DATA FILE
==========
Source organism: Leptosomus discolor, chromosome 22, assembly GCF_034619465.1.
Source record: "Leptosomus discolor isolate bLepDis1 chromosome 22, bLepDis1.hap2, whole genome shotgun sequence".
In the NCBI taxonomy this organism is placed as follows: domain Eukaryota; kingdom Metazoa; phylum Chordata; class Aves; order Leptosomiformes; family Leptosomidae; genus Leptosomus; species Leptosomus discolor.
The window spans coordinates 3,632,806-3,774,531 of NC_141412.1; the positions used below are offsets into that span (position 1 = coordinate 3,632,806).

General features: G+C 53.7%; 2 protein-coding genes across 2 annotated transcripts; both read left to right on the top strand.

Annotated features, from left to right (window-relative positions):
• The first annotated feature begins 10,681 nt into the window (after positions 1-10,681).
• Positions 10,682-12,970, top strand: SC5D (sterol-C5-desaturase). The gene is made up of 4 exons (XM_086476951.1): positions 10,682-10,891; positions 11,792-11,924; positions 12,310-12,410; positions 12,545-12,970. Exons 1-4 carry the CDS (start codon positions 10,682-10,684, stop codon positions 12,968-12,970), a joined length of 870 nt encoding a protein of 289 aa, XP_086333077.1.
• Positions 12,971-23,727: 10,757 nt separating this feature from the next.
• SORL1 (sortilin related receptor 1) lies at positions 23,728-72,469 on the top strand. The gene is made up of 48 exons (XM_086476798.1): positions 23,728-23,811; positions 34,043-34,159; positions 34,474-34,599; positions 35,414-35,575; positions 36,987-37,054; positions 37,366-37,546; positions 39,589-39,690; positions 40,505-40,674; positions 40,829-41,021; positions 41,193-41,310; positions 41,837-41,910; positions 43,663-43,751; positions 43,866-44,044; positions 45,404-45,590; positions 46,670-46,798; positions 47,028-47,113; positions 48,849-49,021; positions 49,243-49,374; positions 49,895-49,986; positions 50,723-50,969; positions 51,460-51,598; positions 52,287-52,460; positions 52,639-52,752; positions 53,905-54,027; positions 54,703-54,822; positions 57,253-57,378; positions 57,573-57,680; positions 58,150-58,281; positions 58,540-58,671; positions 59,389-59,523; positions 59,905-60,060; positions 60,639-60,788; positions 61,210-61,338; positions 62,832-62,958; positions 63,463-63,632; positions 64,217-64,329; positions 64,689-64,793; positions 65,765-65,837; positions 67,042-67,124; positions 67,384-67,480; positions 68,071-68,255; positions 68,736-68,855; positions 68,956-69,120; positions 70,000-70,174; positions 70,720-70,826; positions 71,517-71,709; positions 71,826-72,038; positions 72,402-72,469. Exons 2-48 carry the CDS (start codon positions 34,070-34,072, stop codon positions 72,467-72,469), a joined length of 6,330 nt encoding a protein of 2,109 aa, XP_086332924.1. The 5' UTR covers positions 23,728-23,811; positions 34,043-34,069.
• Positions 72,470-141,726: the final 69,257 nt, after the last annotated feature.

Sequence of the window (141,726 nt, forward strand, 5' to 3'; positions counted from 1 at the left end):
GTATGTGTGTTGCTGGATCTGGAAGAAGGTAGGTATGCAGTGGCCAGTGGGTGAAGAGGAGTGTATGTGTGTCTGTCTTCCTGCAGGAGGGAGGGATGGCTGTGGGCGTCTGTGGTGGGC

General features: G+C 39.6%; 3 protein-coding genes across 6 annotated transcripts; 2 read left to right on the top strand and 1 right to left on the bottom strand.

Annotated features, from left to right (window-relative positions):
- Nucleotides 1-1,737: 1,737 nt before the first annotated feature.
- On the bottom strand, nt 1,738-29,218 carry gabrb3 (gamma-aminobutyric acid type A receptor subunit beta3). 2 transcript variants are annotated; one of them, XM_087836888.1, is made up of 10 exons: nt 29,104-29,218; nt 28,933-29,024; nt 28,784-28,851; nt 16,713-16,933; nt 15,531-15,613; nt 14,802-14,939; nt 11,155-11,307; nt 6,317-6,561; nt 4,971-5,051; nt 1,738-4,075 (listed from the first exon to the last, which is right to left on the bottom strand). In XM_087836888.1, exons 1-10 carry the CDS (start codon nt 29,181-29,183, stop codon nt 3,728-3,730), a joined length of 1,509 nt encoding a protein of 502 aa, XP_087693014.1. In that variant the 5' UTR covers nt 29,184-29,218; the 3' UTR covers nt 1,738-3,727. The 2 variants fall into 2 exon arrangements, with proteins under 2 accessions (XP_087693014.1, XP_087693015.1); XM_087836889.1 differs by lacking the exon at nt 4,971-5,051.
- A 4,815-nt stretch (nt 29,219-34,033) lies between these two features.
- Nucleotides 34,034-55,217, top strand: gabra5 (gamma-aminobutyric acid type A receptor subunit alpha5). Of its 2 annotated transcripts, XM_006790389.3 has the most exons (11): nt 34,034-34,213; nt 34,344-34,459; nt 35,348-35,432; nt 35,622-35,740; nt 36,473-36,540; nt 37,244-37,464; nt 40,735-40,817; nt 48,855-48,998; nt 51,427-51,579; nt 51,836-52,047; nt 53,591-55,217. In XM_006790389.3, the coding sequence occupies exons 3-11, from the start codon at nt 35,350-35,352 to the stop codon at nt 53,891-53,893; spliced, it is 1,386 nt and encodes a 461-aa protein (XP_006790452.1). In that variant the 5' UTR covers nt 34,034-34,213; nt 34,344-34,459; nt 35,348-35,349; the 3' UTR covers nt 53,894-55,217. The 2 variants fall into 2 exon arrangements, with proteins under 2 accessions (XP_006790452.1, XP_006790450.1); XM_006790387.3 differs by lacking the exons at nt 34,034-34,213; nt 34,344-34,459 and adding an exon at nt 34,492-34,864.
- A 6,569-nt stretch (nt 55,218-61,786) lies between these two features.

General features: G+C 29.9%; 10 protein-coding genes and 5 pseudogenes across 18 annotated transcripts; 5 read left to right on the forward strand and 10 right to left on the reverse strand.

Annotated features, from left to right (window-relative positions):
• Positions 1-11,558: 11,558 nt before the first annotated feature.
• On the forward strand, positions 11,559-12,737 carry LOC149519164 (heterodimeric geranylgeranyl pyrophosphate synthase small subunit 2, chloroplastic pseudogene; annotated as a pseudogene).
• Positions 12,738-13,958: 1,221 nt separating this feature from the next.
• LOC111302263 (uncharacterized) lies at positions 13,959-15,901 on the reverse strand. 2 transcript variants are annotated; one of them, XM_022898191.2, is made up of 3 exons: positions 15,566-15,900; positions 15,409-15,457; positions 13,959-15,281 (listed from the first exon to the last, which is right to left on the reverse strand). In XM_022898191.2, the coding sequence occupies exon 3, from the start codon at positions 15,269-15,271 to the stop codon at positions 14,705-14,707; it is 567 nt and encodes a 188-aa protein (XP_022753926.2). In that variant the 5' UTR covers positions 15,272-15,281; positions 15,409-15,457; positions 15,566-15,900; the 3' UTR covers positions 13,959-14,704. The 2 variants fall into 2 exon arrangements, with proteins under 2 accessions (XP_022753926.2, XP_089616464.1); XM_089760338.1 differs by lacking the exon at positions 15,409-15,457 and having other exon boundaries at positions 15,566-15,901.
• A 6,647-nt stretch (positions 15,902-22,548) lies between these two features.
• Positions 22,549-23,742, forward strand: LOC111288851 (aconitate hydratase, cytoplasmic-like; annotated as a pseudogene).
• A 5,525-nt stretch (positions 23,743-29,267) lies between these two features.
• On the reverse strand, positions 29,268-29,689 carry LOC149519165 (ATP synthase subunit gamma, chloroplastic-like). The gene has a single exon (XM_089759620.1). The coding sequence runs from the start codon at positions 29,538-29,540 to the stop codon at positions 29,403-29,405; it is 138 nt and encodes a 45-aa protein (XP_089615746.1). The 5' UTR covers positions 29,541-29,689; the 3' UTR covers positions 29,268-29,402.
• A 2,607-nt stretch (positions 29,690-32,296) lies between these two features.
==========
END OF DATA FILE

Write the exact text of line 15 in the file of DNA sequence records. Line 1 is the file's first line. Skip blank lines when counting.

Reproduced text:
Annotated features, from left to right (window-relative positions):